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By Dr. Edward Mulholland | Benedictine College Asst. Professor of Classical and Modern Languages
Nobody likes to get those questions.
In eighth grade, it was Mrs. Phelps asking you, “Do you think this great work of literature does not deserve your attention?” It was your first boss saying, “Are we not all dedicated to the success of this company?” Those questions hurt, because we know they were right, and we know we needed to be redirected, re-dedicated, re-ignited.
Well, Pope Benedict, whose Wednesday audiences for the past months have been all about prayer, pulled one of those this week. He voiced a question on behalf of each of his whole flock (which includes the whole world since he is the Universal Pastor) “In my life, do I reserve enough time for prayer?” And then went on to specify “above all, what place does liturgical prayer, especially Holy Mass, have in my relationship with God?”
I guess he’s noticed those Sunday morning yawns, too. And the Saturday evening clock-watching. He is asking whether we think the Holy Sacrifice of the Mass, the death of the Son of God on the Cross for us, is worthy of our attention.
A recent ad campaign plays on the strange superstitious rituals of fans. From not looking at the field goal kick in the air (after spending a week’s salary to be at the game), to wearing a precise lucky outfit (mismatched socks included), to signs, to face paint, to body paint… the punch-line is: “It’s only crazy if it doesn’t work.”
Devotion and ritual are rampant in sports, as is superstition. But it’s mostly all in good fun, because after all, it’s just a game (and a multi-billion dollar business.)
What about our other Sunday devotion, the one we profess to be real, more real in fact than what we see with our own eyes? Faith, after all, is “evidence of things not seen.” (Hebrews 11:1) Are we putting the same effort into preparing for Mass, following the ceremony, saying our responses as we are to tailgating, play-by-play and team chants? If not, we are doing something religiously, just not our religion.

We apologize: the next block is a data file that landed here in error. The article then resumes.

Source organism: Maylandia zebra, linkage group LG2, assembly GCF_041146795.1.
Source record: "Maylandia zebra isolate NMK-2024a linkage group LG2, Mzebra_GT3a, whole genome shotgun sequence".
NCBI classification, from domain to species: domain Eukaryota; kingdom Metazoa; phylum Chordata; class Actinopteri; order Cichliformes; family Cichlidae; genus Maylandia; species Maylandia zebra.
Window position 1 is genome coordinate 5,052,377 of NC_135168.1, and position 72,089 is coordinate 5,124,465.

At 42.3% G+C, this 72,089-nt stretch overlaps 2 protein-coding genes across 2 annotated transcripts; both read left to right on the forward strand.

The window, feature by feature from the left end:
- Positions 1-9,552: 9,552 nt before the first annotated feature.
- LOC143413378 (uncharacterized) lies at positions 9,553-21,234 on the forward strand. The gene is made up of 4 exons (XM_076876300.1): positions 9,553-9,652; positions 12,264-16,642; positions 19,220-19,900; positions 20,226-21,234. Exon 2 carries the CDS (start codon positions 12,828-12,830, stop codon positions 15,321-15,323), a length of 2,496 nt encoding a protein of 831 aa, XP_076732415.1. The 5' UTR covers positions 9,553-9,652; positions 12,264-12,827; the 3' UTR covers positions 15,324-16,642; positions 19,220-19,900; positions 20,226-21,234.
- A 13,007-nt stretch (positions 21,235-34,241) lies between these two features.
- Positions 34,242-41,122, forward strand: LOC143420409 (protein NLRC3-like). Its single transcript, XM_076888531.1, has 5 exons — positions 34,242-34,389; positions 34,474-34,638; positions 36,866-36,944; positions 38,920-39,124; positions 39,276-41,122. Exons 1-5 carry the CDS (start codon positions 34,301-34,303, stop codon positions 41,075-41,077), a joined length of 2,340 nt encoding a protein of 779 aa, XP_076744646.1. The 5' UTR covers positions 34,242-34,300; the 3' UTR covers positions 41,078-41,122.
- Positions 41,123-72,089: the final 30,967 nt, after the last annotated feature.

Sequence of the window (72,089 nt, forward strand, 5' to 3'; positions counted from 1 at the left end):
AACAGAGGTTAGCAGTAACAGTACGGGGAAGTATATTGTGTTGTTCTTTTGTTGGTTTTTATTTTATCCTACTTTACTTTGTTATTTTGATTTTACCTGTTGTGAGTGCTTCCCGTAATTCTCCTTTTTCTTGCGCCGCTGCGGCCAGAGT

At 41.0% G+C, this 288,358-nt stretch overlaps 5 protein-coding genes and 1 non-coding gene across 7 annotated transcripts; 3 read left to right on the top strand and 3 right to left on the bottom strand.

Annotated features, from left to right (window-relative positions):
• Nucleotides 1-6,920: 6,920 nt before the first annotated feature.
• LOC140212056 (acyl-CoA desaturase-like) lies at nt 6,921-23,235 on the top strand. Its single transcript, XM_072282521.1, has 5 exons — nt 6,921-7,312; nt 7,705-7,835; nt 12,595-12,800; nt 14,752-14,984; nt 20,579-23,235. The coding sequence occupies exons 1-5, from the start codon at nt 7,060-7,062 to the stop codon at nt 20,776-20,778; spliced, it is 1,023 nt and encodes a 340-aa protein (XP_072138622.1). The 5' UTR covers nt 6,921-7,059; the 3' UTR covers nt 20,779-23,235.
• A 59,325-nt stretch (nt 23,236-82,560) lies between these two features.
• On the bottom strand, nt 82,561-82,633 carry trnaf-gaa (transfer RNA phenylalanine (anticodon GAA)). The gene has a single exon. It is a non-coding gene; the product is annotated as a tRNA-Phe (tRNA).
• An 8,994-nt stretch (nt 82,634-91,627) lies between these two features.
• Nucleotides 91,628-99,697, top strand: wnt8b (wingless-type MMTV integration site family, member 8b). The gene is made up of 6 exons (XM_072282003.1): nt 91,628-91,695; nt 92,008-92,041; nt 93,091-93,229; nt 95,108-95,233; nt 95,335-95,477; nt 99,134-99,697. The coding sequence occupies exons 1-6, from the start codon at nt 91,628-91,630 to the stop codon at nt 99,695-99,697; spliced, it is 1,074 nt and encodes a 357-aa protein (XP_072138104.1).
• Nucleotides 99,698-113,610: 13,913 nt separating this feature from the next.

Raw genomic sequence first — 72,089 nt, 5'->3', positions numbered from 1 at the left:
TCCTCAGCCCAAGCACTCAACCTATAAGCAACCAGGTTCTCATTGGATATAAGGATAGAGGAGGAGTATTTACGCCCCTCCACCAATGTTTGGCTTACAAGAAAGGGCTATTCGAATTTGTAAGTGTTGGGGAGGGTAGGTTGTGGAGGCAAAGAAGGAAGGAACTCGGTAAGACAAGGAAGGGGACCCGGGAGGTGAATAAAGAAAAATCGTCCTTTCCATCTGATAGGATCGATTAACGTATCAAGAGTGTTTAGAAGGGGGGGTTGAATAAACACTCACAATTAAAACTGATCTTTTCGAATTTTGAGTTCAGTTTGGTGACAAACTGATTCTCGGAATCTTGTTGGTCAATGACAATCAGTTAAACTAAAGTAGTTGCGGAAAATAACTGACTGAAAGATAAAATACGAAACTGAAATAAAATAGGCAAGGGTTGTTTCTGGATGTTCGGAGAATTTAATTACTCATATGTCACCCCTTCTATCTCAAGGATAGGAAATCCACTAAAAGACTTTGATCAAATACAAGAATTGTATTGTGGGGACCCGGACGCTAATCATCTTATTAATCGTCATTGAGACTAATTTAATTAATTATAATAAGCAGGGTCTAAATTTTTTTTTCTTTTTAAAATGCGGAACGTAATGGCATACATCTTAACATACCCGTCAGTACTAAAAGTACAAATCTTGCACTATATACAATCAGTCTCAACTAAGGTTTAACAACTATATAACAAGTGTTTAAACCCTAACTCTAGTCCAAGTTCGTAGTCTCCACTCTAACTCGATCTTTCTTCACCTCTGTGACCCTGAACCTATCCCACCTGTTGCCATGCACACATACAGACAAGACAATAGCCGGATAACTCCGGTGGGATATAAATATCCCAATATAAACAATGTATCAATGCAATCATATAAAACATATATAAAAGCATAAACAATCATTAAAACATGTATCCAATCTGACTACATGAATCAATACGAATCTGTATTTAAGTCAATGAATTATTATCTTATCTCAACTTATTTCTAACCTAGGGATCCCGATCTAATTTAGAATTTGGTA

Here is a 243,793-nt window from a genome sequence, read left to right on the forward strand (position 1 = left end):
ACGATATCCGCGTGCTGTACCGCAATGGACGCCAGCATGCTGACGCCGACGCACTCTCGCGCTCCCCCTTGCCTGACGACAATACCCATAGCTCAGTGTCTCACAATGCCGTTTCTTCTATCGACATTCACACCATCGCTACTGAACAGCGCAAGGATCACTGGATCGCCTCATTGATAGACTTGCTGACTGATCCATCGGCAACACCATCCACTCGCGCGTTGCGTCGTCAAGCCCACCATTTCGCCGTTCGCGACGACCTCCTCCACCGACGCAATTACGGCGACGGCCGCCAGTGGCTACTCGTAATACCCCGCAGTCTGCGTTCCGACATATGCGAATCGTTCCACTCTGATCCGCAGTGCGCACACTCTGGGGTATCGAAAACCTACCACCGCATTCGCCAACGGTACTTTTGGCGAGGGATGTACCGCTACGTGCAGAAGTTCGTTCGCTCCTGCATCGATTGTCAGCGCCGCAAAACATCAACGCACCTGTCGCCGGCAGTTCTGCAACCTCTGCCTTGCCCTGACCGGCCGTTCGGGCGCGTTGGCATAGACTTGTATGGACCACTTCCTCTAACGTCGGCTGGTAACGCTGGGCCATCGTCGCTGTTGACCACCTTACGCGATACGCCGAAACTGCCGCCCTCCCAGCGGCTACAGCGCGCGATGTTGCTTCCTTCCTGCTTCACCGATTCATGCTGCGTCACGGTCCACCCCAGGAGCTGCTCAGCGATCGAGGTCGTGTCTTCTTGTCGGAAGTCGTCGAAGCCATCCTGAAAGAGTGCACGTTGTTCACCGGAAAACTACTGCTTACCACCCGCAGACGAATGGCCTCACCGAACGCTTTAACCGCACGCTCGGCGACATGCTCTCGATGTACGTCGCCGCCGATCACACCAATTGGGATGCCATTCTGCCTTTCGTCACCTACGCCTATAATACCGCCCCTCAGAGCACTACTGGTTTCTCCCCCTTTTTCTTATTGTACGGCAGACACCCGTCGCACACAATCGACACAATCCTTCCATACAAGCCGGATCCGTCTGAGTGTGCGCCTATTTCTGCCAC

It is a great thing to go to a ballgame. We sense camaraderie with fellow fans, we become immersed in the history, the lore of our favorite team. We experience a community which rallies around a common cause. We high-five strangers. It makes us better fans.
The Holy Father says, “The liturgy is not the memory of past events, but the living presence of Christ’s Paschal Mystery.” When we are at Mass, we form part of the big eternal NOW. We are at the center of all time, and God’s work of creation and redemption is present.
During a heated championship game in which the Yankees were behind, Derek Jeter famously remarked, “the ghosts don’t come out until the seventh inning.” In the eighth, the Yankees pulled ahead and went on to win. Now, even though the Yankees beatify (retire their numbers) and canonize (erect a monument in the outfield) certain former greats, DiMaggio is only there in memory.
“In every liturgical celebration, the whole Church participates, past and present, God and mankind,” the Holy Father said. The saints don’t wait for the seventh inning. We invoke them from the very first moments of Mass “I ask Blessed Mary, ever Virgin, all the angels and saints…” Do we make an effort to be aware of their presence? They have already won the true and everlasting victory. They point the way to Christ and to our eternal home. And “there are no strangers” in Church either, Christ’s Vicar reminds us. Go ahead, offer peace to one and all.
It is easy to get carried away at a ball game. The emotion and excitement of it make it a unique entertainment experience. We do not go to Mass to be entertained, and yet, in the best case, we should go to get carried away. We go to let God carry us away, for his action to penetrate us and lead and guide us.
If Christ isn’t real, if He didn’t rise from the dead, yeah, it’s all bogus. In that case, as St. Paul says, “we are the most pitiable people of all.” (1 Corinthians 15:19) All the rituals, devotions, church vestments, all of it, for naught. It’s meaningless. It’s crazy. But it’s only crazy if it isn’t true.
The Pope today invites us to celebrate together like we really mean it, like we really believe like we say we do. No one will question the allegiance of a man who paints a “G” on his chest in sub-zero weather, his head crowned with an immense chunk of cheese. Does the way we dress and participate at Mass show how much we believe?
Yes, it’s one of those questions. And Pope Benedict asked it because he knows his flock, and knows we need to be re-ignited.